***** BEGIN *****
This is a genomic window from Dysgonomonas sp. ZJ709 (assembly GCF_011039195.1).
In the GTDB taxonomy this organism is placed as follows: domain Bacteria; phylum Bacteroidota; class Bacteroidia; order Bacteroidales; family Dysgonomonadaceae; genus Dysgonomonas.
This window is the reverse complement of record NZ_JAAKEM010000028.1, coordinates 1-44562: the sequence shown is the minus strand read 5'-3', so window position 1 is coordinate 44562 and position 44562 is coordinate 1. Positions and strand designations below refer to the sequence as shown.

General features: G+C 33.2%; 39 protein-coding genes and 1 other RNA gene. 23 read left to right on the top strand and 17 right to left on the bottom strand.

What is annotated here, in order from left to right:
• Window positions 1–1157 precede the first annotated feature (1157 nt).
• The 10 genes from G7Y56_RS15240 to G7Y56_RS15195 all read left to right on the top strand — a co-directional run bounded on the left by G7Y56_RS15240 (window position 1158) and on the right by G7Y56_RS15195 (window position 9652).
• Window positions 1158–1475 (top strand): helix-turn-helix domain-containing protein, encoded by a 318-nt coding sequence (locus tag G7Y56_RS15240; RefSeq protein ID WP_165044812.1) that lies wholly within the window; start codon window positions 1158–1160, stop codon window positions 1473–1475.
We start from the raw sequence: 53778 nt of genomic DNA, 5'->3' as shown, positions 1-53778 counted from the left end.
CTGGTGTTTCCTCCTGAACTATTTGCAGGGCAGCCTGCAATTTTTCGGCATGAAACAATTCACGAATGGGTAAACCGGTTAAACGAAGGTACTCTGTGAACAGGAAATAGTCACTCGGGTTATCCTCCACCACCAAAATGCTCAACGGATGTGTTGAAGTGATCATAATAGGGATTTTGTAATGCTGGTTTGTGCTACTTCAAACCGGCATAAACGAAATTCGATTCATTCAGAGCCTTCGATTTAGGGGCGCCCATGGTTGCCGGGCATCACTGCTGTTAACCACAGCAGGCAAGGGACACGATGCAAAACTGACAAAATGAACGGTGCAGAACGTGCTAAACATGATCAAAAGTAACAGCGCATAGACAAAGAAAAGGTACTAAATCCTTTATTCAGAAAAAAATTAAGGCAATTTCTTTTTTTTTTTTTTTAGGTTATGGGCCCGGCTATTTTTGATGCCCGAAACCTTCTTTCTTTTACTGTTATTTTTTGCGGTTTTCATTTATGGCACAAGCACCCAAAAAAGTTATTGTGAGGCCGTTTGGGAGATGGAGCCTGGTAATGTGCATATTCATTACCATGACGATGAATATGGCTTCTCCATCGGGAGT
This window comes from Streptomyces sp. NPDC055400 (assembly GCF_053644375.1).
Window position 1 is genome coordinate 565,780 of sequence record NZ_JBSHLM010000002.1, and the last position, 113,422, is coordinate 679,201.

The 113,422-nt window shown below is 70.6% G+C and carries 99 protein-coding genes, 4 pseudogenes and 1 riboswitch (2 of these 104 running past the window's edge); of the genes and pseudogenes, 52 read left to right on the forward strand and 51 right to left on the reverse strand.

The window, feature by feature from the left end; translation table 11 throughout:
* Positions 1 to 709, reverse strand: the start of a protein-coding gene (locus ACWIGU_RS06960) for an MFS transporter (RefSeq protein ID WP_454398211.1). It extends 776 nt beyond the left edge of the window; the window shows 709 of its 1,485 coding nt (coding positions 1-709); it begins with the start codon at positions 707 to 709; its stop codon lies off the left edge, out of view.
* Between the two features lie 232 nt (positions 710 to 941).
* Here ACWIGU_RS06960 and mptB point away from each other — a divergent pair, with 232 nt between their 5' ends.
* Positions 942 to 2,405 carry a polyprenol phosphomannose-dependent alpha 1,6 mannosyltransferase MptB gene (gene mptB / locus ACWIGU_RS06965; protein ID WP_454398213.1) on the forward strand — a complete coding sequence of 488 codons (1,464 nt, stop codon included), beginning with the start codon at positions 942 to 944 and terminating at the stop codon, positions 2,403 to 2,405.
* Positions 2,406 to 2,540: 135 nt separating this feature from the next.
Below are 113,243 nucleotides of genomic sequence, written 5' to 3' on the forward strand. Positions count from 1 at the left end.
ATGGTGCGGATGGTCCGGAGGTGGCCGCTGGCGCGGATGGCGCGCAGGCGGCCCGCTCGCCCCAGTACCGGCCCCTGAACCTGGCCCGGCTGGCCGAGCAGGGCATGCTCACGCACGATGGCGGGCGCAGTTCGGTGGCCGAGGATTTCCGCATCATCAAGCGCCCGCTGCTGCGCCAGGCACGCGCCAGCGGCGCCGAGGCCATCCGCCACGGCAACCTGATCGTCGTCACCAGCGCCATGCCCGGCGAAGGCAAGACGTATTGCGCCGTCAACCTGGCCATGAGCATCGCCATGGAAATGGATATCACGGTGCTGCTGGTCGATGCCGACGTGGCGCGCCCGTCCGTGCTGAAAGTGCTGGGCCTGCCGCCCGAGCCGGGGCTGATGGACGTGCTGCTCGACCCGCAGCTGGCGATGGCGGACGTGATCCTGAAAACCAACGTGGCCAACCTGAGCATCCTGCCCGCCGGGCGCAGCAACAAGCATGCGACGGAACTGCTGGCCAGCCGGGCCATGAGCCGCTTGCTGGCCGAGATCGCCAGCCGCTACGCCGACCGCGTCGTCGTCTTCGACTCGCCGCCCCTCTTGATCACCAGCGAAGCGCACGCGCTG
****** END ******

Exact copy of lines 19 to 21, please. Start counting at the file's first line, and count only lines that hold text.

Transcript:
* Positions 2,406 to 2,540: 135 nt separating this feature from the next.
Below are 113,243 nucleotides of genomic sequence, written 5' to 3' on the forward strand. Positions count from 1 at the left end.
ATGGTGCGGATGGTCCGGAGGTGGCCGCTGGCGCGGATGGCGCGCAGGCGGCCCGCTCGCCCCAGTACCGGCCCCTGAACCTGGCCCGGCTGGCCGAGCAGGGCATGCTCACGCACGATGGCGGGCGCAGTTCGGTGGCCGAGGATTTCCGCATCATCAAGCGCCCGCTGCTGCGCCAGGCACGCGCCAGCGGCGCCGAGGCCATCCGCCACGGCAACCTGATCGTCGTCACCAGCGCCATGCCCGGCGAAGGCAAGACGTATTGCGCCGTCAACCTGGCCATGAGCATCGCCATGGAAATGGATATCACGGTGCTGCTGGTCGATGCCGACGTGGCGCGCCCGTCCGTGCTGAAAGTGCTGGGCCTGCCGCCCGAGCCGGGGCTGATGGACGTGCTGCTCGACCCGCAGCTGGCGATGGCGGACGTGATCCTGAAAACCAACGTGGCCAACCTGAGCATCCTGCCCGCCGGGCGCAGCAACAAGCATGCGACGGAACTGCTGGCCAGCCGGGCCATGAGCCGCTTGCTGGCCGAGATCGCCAGCCGCTACGCCGACCGCGTCGTCGTCTTCGACTCGCCGCCCCTCTTGATCACCAGCGAAGCGCACGCGCTG